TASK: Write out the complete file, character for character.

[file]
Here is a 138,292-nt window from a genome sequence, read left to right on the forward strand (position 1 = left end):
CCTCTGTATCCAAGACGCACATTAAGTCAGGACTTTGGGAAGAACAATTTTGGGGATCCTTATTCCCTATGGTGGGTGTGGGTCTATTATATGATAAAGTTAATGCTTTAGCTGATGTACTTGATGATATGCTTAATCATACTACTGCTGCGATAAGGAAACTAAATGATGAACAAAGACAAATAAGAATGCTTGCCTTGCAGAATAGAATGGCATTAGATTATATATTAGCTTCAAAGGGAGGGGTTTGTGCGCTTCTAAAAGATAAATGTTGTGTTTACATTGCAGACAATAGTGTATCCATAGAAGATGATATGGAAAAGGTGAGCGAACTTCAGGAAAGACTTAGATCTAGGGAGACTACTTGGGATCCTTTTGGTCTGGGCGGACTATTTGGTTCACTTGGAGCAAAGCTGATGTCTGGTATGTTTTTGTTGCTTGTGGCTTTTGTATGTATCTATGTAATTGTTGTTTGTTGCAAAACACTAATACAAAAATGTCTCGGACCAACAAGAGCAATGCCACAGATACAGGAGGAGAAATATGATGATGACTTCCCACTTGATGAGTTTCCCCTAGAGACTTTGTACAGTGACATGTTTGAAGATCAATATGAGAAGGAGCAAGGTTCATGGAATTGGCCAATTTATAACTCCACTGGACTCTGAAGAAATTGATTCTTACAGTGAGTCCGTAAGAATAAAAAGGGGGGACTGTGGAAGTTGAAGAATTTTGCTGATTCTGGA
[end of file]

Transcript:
Here is a 138,292-nt window from a genome sequence, read left to right on the forward strand (position 1 = left end):
CCTCTGTATCCAAGACGCACATTAAGTCAGGACTTTGGGAAGAACAATTTTGGGGATCCTTATTCCCTATGGTGGGTGTGGGTCTATTATATGATAAAGTTAATGCTTTAGCTGATGTACTTGATGATATGCTTAATCATACTACTGCTGCGATAAGGAAACTAAATGATGAACAAAGACAAATAAGAATGCTTGCCTTGCAGAATAGAATGGCATTAGATTATATATTAGCTTCAAAGGGAGGGGTTTGTGCGCTTCTAAAAGATAAATGTTGTGTTTACATTGCAGACAATAGTGTATCCATAGAAGATGATATGGAAAAGGTGAGCGAACTTCAGGAAAGACTTAGATCTAGGGAGACTACTTGGGATCCTTTTGGTCTGGGCGGACTATTTGGTTCACTTGGAGCAAAGCTGATGTCTGGTATGTTTTTGTTGCTTGTGGCTTTTGTATGTATCTATGTAATTGTTGTTTGTTGCAAAACACTAATACAAAAATGTCTCGGACCAACAAGAGCAATGCCACAGATACAGGAGGAGAAATATGATGATGACTTCCCACTTGATGAGTTTCCCCTAGAGACTTTGTACAGTGACATGTTTGAAGATCAATATGAGAAGGAGCAAGGTTCATGGAATTGGCCAATTTATAACTCCACTGGACTCTGAAGAAATTGATTCTTACAGTGAGTCCGTAAGAATAAAAAGGGGGGACTGTGGAAGTTGAAGAATTTTGCTGATTCTGGA